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Catherine Rice gives her identification to Hooksett poll worker Claire Forrest at the primary election at Hooksett's Cawley Middle School during primary voting day, Tuesday, Sept. 11. Voters were asked for ID but not required to show it to vote as part of a “soft launch” of the state's new Voter ID law. (Harry Kozlowski photo)

Smooth sailing for voters at Hooksett polls

HOOKSETT - Voting went smoothly in Hooksett on primary day, with only minor delays as poll workers asked, but did not require, identification from voters. It was the first election under the state's new Voter ID law. The primary was a 'soft launch' of the law, intended to make people aware of the requirement in the upcoming election Nov. 6.

Mike Donnelly, a Hooksett poll volunteer for five years, said there were only minor delays in the morning.

'We had some back up early,' he said.

Things went smoother when another poll worker was stationed at the entrance of Cawley School asking voters to have their identification ready. Poll worker Denise Bouchard greeted voters as they came in during midday and said 100 percent of voters she saw were prepared to show identification.

Poll workers said there was great enthusiasm for the law, with only a tiny handful expressing disagreement.

'Everyone I saw said they were proud and grateful to show their ID' said Donnelly.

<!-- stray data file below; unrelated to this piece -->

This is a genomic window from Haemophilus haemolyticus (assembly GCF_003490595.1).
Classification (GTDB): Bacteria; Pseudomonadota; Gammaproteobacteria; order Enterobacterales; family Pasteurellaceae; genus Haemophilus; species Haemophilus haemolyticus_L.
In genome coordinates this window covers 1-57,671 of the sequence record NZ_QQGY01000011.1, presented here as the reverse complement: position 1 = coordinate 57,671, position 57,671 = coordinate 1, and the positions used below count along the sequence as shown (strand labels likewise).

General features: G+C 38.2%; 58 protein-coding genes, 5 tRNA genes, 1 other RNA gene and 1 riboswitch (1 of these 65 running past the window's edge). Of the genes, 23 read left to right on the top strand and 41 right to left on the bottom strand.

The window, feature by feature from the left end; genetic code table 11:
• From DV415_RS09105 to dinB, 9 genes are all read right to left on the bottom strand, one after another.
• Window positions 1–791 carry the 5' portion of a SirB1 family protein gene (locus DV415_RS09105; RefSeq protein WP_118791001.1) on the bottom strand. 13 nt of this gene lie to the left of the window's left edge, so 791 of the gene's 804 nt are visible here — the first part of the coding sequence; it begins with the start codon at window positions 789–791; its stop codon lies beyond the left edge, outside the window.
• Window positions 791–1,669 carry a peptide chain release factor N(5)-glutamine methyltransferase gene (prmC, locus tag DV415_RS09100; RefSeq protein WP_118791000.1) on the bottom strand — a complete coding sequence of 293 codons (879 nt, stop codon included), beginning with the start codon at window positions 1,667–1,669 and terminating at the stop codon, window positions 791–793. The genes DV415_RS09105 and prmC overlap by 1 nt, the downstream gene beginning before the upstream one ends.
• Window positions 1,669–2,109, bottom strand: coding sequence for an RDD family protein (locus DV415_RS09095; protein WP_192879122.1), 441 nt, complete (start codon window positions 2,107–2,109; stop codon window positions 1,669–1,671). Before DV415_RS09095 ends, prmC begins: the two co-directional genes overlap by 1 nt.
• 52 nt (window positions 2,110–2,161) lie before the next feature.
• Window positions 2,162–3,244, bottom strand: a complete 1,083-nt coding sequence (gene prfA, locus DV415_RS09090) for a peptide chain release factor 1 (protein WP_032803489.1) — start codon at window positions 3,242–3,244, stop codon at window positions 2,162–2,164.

Another poll worker, Mary Hathaway, said she heard no complaints.

Poll worker Claire Forrest related the story of one voter who recently moved to New Hampshire expressing shock that the state only just began the requirement.

However, Susan Farrell and her mother, Sarah Farrell, leaving the school after voting, both said they felt the law was not necessary. Both said they did show ID before voting.

Hooksett Town Moderator Don Reilly said 936 people voted by noon, a relatively weak turnout.

Competition was great among Republican candidates, many of whom or their surrogates were stationed along the entrance to the school, making their last-chance pitch. Conversely, outside of the governor's race, many Democrats ran unnopposed. Some races such as for New Hampshire state representative, had no Democratic candidates at all.



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